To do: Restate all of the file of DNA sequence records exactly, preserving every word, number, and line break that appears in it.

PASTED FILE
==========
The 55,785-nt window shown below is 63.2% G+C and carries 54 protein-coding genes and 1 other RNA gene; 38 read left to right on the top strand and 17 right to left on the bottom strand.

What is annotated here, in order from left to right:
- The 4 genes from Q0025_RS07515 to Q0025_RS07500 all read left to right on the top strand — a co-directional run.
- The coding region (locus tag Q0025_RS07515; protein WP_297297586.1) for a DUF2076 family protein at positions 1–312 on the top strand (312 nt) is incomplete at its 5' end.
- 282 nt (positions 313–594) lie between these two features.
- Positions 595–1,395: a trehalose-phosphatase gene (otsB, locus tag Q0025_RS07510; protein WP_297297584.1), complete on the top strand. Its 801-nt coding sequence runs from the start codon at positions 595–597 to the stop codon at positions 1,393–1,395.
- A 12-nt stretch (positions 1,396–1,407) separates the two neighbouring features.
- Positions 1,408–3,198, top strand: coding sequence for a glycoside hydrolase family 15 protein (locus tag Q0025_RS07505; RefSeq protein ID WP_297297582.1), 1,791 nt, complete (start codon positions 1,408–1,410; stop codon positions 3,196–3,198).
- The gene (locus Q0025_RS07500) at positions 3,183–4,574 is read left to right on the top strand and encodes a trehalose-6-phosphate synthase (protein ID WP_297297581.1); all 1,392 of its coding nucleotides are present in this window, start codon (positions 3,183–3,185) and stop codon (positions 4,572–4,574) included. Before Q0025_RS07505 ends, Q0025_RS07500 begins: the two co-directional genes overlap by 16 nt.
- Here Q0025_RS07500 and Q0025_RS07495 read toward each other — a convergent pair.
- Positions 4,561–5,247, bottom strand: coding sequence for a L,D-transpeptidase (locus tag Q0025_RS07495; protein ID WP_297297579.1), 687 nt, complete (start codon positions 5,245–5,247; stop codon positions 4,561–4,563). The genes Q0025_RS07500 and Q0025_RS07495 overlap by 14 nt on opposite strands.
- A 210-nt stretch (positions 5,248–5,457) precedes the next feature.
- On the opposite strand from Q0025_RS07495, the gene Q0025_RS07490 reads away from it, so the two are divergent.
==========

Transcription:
The 55,785-nt window shown below is 63.2% G+C and carries 54 protein-coding genes and 1 other RNA gene; 38 read left to right on the top strand and 17 right to left on the bottom strand.

What is annotated here, in order from left to right:
- The 4 genes from Q0025_RS07515 to Q0025_RS07500 all read left to right on the top strand — a co-directional run.
- The coding region (locus tag Q0025_RS07515; protein WP_297297586.1) for a DUF2076 family protein at positions 1–312 on the top strand (312 nt) is incomplete at its 5' end.
- 282 nt (positions 313–594) lie between these two features.
- Positions 595–1,395: a trehalose-phosphatase gene (otsB, locus tag Q0025_RS07510; protein WP_297297584.1), complete on the top strand. Its 801-nt coding sequence runs from the start codon at positions 595–597 to the stop codon at positions 1,393–1,395.
- A 12-nt stretch (positions 1,396–1,407) separates the two neighbouring features.
- Positions 1,408–3,198, top strand: coding sequence for a glycoside hydrolase family 15 protein (locus tag Q0025_RS07505; RefSeq protein ID WP_297297582.1), 1,791 nt, complete (start codon positions 1,408–1,410; stop codon positions 3,196–3,198).
- The gene (locus Q0025_RS07500) at positions 3,183–4,574 is read left to right on the top strand and encodes a trehalose-6-phosphate synthase (protein ID WP_297297581.1); all 1,392 of its coding nucleotides are present in this window, start codon (positions 3,183–3,185) and stop codon (positions 4,572–4,574) included. Before Q0025_RS07505 ends, Q0025_RS07500 begins: the two co-directional genes overlap by 16 nt.
- Here Q0025_RS07500 and Q0025_RS07495 read toward each other — a convergent pair.
- Positions 4,561–5,247, bottom strand: coding sequence for a L,D-transpeptidase (locus tag Q0025_RS07495; protein ID WP_297297579.1), 687 nt, complete (start codon positions 5,245–5,247; stop codon positions 4,561–4,563). The genes Q0025_RS07500 and Q0025_RS07495 overlap by 14 nt on opposite strands.
- A 210-nt stretch (positions 5,248–5,457) precedes the next feature.
- On the opposite strand from Q0025_RS07495, the gene Q0025_RS07490 reads away from it, so the two are divergent.